Emergency Hotline:


24 hours a day / 7 days a week



24 horas del día / 7 días de la semana (24/7)

What is an Emergency?

Gas leaks, odor of gas, damaged lines, carbon monoxide symptoms and water main breaks are all considered emergencies.

If you smell gas, do not attempt to locate the leak. Instead, leave the house or building right away. Do not use any electrical switches, appliances, lights, telephones, or mobile devices, as an electrical charge could create a spark. When you are in a safe place, call M.U.D.'s emergency hotline at 402.554.7777 or 9-1-1.

If someone is showing symptoms of carbon monoxide poisoning, call 9-1-1 immediately. Symptoms are like the flu.

If you have a water-related emergency, call 402.554.7777. Our personnel are ready to assist you 24/7. When in doubt, call us immediately.


Las fugas de gas, el olor a gas, las tuberías de gas dañadas, los síntomas de monóxido de carbono y roturas en las tuberías principales de agua son consideradas emergencias.

Si huele a gas, NO trate de localizar la fuga/escape. Al contrario, abandone la casa o el edificio inmediatamente. No utilice los interruptores eléctricos, electrodomésticos, luces, teléfonos o equipos móviles, ya que una carga eléctrica podría provocar una chispa. Una vez que se encuentre en un lugar seguro, entonces llame a la línea directa de emergencia de M.U.D. al 402.554.7777 o al 9-1-1.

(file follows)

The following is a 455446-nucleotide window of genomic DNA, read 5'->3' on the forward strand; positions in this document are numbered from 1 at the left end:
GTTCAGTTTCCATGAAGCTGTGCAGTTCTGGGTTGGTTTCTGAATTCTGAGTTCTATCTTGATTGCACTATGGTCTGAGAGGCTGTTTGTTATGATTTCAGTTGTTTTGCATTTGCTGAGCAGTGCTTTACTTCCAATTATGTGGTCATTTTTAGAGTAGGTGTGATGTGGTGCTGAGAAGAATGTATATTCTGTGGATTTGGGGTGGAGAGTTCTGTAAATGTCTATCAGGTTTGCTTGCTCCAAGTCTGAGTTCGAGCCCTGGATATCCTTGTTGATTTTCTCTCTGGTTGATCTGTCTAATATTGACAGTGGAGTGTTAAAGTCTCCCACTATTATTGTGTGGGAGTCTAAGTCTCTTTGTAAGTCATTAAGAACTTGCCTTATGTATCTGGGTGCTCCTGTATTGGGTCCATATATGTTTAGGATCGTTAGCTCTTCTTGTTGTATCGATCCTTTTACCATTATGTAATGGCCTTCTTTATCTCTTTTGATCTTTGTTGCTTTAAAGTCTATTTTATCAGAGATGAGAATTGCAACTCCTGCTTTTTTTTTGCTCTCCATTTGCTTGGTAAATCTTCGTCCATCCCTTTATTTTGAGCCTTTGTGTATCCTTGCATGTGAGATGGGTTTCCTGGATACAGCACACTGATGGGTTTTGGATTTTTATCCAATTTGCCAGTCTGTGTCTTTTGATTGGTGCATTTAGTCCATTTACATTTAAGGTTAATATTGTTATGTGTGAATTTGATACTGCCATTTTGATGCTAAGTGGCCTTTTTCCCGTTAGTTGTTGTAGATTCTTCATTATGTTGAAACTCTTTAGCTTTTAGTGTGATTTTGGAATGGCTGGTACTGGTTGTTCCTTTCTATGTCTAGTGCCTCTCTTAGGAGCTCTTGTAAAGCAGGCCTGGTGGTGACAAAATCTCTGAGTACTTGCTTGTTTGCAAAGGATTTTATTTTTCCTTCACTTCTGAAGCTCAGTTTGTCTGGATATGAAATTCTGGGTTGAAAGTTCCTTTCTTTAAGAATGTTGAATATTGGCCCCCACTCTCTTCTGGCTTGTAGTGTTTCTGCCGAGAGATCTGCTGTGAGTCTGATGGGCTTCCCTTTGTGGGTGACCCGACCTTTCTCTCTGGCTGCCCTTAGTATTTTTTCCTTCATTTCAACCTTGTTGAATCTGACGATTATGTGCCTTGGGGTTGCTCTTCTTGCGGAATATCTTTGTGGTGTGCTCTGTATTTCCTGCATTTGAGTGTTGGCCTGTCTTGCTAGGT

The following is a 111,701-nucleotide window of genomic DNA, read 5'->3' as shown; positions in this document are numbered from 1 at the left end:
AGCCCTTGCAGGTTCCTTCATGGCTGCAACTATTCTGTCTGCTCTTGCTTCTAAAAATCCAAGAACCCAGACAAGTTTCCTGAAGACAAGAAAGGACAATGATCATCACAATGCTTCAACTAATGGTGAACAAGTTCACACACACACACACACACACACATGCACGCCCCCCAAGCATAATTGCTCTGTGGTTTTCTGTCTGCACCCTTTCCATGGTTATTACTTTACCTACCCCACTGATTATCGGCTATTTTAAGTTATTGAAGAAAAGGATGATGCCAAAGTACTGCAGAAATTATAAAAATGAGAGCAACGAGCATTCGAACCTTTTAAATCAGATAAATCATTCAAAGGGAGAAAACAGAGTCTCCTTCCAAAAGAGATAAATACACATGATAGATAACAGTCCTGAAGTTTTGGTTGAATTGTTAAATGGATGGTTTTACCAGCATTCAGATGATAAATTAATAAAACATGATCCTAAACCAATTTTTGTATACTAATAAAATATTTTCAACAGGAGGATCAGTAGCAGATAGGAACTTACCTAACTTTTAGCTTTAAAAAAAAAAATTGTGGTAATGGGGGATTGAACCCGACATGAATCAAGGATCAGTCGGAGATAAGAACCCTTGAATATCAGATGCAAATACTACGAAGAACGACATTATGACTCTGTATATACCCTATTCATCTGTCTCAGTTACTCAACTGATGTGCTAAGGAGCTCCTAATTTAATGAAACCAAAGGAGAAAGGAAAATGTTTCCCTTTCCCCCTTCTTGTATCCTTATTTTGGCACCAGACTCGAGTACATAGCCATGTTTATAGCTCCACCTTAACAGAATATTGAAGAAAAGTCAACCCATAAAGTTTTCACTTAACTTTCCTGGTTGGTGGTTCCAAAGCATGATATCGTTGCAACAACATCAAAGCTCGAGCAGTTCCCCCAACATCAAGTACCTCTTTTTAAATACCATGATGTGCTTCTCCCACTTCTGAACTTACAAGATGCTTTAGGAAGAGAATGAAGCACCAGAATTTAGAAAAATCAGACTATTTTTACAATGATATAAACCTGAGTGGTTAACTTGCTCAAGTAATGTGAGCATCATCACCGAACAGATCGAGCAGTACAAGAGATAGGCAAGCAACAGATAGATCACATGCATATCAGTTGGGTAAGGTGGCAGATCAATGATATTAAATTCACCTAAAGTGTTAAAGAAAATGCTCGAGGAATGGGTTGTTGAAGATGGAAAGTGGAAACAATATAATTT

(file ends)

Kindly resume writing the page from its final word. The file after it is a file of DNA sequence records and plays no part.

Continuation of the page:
Si alguien tiene síntomas de envenenamiento causados por el monóxido de carbono, llame al 9-1-1 inmediatamente. Los síntomas son como los de la gripe/catarro.

Si tiene una emergencia relacionada con el agua, llame al 402.554.7777. Nuestro personal está listo para ayudarle, 24/7. Cuando dude o crea que hay una emergencia, llámenos de inmediato.

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Carbon Monoxide

Carbon monoxide (CO) is a gas that can be produced by incomplete combustion when carbon-based materials are burned such as wood, propane, charcoal, natural gas, oil, gasoline and kerosene. CO mixes freely with the air we breathe.

It has no odor or color, however some components of combustion do have an odor and may indicate a potential carbon monoxide problem.

Your first line of defense against CO is to make sure your system is properly installed and vented, in good working order, and inspected every year by a licensed heating contractor.

When does carbon monoxide become a problem?

According to the U.S. Office of Safety and Health Administration, CO becomes a problem when it builds up in your home and the concentration rises to more than 50 parts per million for eight hours or more.

At high levels, CO is deadly. It combines with hemoglobin -- the red component of your blood which transports oxygen to your cells -- and prevents oxygen from being circulated. Older people, young children, people with heart and respiratory problems and small pets are particularly susceptible.

Symptoms of carbon monoxide poisoning.

Symptoms are like the flu: headaches, dizziness, vomiting or nausea, weakness and tightness of the chest.

Be suspicious if all members of your family share the same symptoms and the symptoms clear up when you're outside the house. If you are unable to determine the cause, call a licensed heating contractor or our emergency number, 402.554.7777.

If you suspect carbon monoxide:

  1. Check to see if anyone is experiencing symptoms of carbon monoxide. If anyone is overcome by CO, call 911.
  2. Do not panic. Get everyone out of the building.